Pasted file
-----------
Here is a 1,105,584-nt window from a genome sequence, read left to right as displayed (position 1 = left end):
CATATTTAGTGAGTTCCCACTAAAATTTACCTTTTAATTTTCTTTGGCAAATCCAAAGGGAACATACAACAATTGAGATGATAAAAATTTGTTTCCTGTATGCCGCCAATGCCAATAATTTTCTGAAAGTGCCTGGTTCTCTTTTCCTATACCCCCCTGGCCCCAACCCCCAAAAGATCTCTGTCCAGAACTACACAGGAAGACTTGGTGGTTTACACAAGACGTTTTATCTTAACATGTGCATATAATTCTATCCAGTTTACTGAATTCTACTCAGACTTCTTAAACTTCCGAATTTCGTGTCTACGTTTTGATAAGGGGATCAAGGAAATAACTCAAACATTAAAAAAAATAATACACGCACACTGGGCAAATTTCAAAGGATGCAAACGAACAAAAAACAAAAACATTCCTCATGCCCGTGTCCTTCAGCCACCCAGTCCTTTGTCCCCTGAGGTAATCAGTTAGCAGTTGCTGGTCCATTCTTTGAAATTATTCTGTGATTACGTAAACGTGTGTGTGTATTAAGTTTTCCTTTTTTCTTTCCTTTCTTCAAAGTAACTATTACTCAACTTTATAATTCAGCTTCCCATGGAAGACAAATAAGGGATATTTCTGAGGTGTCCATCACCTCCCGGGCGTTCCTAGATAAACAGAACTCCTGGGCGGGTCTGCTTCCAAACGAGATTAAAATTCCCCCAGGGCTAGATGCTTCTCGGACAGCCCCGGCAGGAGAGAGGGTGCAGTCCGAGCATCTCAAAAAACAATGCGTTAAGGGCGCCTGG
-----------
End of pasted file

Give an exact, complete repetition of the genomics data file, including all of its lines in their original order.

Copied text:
Here is a 1,105,584-nt window from a genome sequence, read left to right as displayed (position 1 = left end):
CATATTTAGTGAGTTCCCACTAAAATTTACCTTTTAATTTTCTTTGGCAAATCCAAAGGGAACATACAACAATTGAGATGATAAAAATTTGTTTCCTGTATGCCGCCAATGCCAATAATTTTCTGAAAGTGCCTGGTTCTCTTTTCCTATACCCCCCTGGCCCCAACCCCCAAAAGATCTCTGTCCAGAACTACACAGGAAGACTTGGTGGTTTACACAAGACGTTTTATCTTAACATGTGCATATAATTCTATCCAGTTTACTGAATTCTACTCAGACTTCTTAAACTTCCGAATTTCGTGTCTACGTTTTGATAAGGGGATCAAGGAAATAACTCAAACATTAAAAAAAATAATACACGCACACTGGGCAAATTTCAAAGGATGCAAACGAACAAAAAACAAAAACATTCCTCATGCCCGTGTCCTTCAGCCACCCAGTCCTTTGTCCCCTGAGGTAATCAGTTAGCAGTTGCTGGTCCATTCTTTGAAATTATTCTGTGATTACGTAAACGTGTGTGTGTATTAAGTTTTCCTTTTTTCTTTCCTTTCTTCAAAGTAACTATTACTCAACTTTATAATTCAGCTTCCCATGGAAGACAAATAAGGGATATTTCTGAGGTGTCCATCACCTCCCGGGCGTTCCTAGATAAACAGAACTCCTGGGCGGGTCTGCTTCCAAACGAGATTAAAATTCCCCCAGGGCTAGATGCTTCTCGGACAGCCCCGGCAGGAGAGAGGGTGCAGTCCGAGCATCTCAAAAAACAATGCGTTAAGGGCGCCTGG